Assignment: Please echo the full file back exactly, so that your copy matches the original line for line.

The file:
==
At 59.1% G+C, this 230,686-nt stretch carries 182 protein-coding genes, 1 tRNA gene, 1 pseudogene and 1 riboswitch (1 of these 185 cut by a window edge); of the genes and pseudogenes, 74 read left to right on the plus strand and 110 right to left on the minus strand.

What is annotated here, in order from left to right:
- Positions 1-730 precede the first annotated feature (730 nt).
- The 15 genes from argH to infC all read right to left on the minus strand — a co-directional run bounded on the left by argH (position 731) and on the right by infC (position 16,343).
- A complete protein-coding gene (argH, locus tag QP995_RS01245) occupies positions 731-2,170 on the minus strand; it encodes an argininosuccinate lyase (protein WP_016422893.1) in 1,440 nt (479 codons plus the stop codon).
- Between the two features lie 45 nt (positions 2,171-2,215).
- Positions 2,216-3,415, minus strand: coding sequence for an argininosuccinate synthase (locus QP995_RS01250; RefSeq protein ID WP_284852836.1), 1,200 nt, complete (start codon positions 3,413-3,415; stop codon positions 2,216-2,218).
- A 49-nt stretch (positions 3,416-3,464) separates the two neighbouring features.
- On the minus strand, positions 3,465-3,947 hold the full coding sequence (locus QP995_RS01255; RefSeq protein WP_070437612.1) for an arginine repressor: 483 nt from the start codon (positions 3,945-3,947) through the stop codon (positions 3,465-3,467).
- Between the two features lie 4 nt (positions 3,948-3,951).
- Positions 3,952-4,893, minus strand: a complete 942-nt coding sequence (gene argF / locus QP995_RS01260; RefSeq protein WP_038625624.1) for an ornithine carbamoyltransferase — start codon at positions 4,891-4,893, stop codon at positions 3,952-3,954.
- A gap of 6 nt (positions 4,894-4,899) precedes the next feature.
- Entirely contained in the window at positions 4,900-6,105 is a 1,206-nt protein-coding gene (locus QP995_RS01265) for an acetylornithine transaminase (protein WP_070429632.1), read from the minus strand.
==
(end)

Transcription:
At 59.1% G+C, this 230,686-nt stretch carries 182 protein-coding genes, 1 tRNA gene, 1 pseudogene and 1 riboswitch (1 of these 185 cut by a window edge); of the genes and pseudogenes, 74 read left to right on the plus strand and 110 right to left on the minus strand.

What is annotated here, in order from left to right:
- Positions 1-730 precede the first annotated feature (730 nt).
- The 15 genes from argH to infC all read right to left on the minus strand — a co-directional run bounded on the left by argH (position 731) and on the right by infC (position 16,343).
- A complete protein-coding gene (argH, locus tag QP995_RS01245) occupies positions 731-2,170 on the minus strand; it encodes an argininosuccinate lyase (protein WP_016422893.1) in 1,440 nt (479 codons plus the stop codon).
- Between the two features lie 45 nt (positions 2,171-2,215).
- Positions 2,216-3,415, minus strand: coding sequence for an argininosuccinate synthase (locus QP995_RS01250; RefSeq protein ID WP_284852836.1), 1,200 nt, complete (start codon positions 3,413-3,415; stop codon positions 2,216-2,218).
- A 49-nt stretch (positions 3,416-3,464) separates the two neighbouring features.
- On the minus strand, positions 3,465-3,947 hold the full coding sequence (locus QP995_RS01255; RefSeq protein WP_070437612.1) for an arginine repressor: 483 nt from the start codon (positions 3,945-3,947) through the stop codon (positions 3,465-3,467).
- Between the two features lie 4 nt (positions 3,948-3,951).
- Positions 3,952-4,893, minus strand: a complete 942-nt coding sequence (gene argF / locus QP995_RS01260; RefSeq protein WP_038625624.1) for an ornithine carbamoyltransferase — start codon at positions 4,891-4,893, stop codon at positions 3,952-3,954.
- A gap of 6 nt (positions 4,894-4,899) precedes the next feature.
- Entirely contained in the window at positions 4,900-6,105 is a 1,206-nt protein-coding gene (locus QP995_RS01265) for an acetylornithine transaminase (protein WP_070429632.1), read from the minus strand.